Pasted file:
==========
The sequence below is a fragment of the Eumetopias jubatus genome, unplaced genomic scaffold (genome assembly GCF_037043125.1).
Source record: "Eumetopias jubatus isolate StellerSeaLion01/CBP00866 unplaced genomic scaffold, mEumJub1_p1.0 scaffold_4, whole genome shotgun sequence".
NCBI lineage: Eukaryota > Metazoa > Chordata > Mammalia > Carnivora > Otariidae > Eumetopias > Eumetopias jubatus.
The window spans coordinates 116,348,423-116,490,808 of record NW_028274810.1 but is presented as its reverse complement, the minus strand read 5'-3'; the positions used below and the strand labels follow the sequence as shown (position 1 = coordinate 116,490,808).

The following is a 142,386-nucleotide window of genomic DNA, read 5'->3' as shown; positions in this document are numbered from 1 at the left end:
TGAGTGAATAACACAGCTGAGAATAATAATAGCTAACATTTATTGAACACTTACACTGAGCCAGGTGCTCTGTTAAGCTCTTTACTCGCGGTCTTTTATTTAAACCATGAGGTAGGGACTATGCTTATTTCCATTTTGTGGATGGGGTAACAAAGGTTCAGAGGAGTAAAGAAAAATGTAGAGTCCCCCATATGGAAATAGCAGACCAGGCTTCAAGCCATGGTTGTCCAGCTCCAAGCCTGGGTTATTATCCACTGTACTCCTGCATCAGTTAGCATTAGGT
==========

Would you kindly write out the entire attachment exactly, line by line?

The sequence below is a fragment of the Eumetopias jubatus genome, unplaced genomic scaffold (genome assembly GCF_037043125.1).
Source record: "Eumetopias jubatus isolate StellerSeaLion01/CBP00866 unplaced genomic scaffold, mEumJub1_p1.0 scaffold_4, whole genome shotgun sequence".
NCBI lineage: Eukaryota > Metazoa > Chordata > Mammalia > Carnivora > Otariidae > Eumetopias > Eumetopias jubatus.
The window spans coordinates 116,348,423-116,490,808 of record NW_028274810.1 but is presented as its reverse complement, the minus strand read 5'-3'; the positions used below and the strand labels follow the sequence as shown (position 1 = coordinate 116,490,808).

The following is a 142,386-nucleotide window of genomic DNA, read 5'->3' as shown; positions in this document are numbered from 1 at the left end:
TGAGTGAATAACACAGCTGAGAATAATAATAGCTAACATTTATTGAACACTTACACTGAGCCAGGTGCTCTGTTAAGCTCTTTACTCGCGGTCTTTTATTTAAACCATGAGGTAGGGACTATGCTTATTTCCATTTTGTGGATGGGGTAACAAAGGTTCAGAGGAGTAAAGAAAAATGTAGAGTCCCCCATATGGAAATAGCAGACCAGGCTTCAAGCCATGGTTGTCCAGCTCCAAGCCTGGGTTATTATCCACTGTACTCCTGCATCAGTTAGCATTAGGT